Not a baker or a cook? That’s not a problem. Learning how to bake and cook with your kids is not only something that will benefit the whole family but it can be a lot of fun too. Watching anything your kids do, from their perspective, is always enlightening, but I find that when it involves food it takes it one step further because the end result is something they can eat. Start with simple recipes and go from there.
If you are a baker or a cook, you might find yourself taking a lot of breaths as you get your kids involved in the process. Try to step back, relax and enjoy the entertainment. Yes, it’s true that you could get it done in half the time or less but kids helping in the kitchen is important on so many levels, including:
· Helping them learn about how to use food.
· Understanding what we do to food to help turn it into the meals that we eat.
· Learning how different ingredients work together – from baking soda and baking powder, to simply what happens when you mix liquids and solids together.
· Teaching them about different spices, by talking about the flavours and benefits.
These are important life skills and starting off young is only going to benefit them. It’s sad but true that many adults these days just don’t know how to cook even simple meals, like grilled cheese.
Empowering our kids to learn is so important. We, as a society, need to get back to a place that sees the normalcy of taking the time to cook the food that we eat. It is of benefit to everyone.
Involving your kids in the kitchens has many benefits for them, regardless of their age. These include:
· Math: measuring and counting ingredients.
· Science: how ingredients work together, learning about different stages of cooking ie/ liquid to solid and vice versa, boiling, the effect of different temperatures, etc.
· Safety: cutting with sharp objects, using heat to cook with, keeping food safe to eat.
· Social: getting together with family and friends to cook and eat. Learning how to share and cooperate when
working in the kitchen with other people.
· Emotional: developing independence in the kitchen, feeling proud and satisfied by eating foods that have been prepared and cooked by themselves. This helps develop a positive self-image.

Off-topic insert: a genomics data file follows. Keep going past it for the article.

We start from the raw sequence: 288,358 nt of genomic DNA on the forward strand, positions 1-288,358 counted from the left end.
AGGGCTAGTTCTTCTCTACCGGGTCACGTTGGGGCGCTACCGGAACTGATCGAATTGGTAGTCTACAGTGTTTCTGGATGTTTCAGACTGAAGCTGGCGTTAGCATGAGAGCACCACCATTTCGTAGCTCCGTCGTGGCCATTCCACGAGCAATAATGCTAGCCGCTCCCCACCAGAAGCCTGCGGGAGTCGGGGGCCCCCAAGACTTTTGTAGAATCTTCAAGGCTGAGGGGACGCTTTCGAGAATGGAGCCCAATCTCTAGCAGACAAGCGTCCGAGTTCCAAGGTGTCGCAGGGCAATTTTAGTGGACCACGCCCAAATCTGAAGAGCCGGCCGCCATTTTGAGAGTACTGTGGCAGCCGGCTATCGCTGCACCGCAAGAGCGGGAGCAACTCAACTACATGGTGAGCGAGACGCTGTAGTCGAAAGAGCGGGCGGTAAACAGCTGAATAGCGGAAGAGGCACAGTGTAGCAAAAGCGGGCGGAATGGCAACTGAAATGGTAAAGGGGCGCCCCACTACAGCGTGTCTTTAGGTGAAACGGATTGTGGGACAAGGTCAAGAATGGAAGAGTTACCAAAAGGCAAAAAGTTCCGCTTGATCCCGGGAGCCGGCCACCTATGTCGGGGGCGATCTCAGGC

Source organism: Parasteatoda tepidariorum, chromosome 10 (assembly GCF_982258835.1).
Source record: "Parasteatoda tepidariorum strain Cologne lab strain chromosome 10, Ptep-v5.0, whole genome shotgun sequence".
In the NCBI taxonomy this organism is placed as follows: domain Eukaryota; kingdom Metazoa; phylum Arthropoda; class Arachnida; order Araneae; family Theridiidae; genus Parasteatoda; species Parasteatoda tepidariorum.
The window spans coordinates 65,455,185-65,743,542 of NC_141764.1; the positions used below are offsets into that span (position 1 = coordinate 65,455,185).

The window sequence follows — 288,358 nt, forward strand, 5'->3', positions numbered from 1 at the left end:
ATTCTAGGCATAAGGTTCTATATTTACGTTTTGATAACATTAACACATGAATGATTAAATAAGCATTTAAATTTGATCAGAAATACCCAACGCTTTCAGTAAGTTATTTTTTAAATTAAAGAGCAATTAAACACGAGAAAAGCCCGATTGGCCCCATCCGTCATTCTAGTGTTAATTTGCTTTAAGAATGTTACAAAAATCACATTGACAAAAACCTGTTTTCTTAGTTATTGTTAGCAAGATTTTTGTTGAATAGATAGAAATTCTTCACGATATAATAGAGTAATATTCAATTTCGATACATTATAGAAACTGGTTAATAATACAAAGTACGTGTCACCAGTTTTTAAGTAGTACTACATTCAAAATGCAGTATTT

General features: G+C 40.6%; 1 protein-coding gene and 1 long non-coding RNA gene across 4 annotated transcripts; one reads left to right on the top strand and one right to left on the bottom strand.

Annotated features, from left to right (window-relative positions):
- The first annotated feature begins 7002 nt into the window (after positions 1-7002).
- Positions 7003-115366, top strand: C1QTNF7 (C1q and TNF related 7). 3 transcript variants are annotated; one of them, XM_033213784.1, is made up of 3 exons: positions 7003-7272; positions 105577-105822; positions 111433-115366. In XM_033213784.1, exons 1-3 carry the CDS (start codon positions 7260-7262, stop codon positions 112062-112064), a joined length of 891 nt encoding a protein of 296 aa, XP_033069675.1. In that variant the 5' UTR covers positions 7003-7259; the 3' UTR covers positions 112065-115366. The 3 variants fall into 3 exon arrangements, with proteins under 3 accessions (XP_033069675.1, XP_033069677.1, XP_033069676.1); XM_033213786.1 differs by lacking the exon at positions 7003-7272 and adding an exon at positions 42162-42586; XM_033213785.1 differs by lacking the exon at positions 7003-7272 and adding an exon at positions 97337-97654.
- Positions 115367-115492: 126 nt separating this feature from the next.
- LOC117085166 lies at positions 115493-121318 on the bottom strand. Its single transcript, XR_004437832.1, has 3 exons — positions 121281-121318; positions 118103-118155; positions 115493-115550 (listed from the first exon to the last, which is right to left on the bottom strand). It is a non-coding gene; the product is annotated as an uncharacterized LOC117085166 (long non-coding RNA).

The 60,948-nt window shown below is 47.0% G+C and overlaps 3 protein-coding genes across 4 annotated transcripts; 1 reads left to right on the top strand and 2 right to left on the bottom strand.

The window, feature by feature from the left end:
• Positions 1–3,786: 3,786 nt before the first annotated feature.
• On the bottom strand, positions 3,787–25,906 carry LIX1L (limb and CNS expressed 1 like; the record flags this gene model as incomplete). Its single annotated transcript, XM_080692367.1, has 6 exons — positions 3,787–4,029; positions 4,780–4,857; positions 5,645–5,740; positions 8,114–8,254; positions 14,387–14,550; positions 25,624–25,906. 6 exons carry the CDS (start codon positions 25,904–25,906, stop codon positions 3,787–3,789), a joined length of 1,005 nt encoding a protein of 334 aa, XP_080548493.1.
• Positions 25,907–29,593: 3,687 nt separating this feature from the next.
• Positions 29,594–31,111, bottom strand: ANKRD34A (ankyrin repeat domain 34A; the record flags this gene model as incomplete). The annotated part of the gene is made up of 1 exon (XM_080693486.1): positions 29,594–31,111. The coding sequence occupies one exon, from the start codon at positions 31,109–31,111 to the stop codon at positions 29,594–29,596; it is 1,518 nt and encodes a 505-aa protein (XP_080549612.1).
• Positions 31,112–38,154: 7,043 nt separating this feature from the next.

· Language: reading, writing and communicating are all a part of being involved with food, recipes and cooking.
· Sensory: smelling, tasting, touching, hearing, and seeing. Cooking touches on all of these senses.
· Motor: being involved in the kitchen can help promote both fine and gross motor skills. It is also a great way to
promote hand-eye coordination.
Kids can do more than we give them credit for. Base what you involve them with in the kitchen on their age and/or ability.
For toddlers and preschoolers:
o Grating (with supervision)
o Providing the necessary tools ie/ bowls, spoons, measuring cups
o Collecting the necessary ingredients ie/ spices, flours, etc.
o Choosing a recipe (with help)
o Pressing the buttons on blenders, mixers (with supervision)
For school age children:
o Measuring out ingredients
o Reading the recipe
o Cooking and preparing simple meals ie/eggs, toast, salad
o choose recipes and prepare them for the whole family.
o At this age they can even start creating their own recipes if they are interested.
Kids are often more willing to try foods and/ or meals that they have helped prepare. Baking and cooking together with your kids can be a great bonding experience.
Did you miss part 1 of this series? Involving your Kids Part 1: gardening- to read click here
Looking for more ideas of how to involve your kids? Contact Jill, Nurture The Future’s Registered Dietitian at firstname.lastname@example.org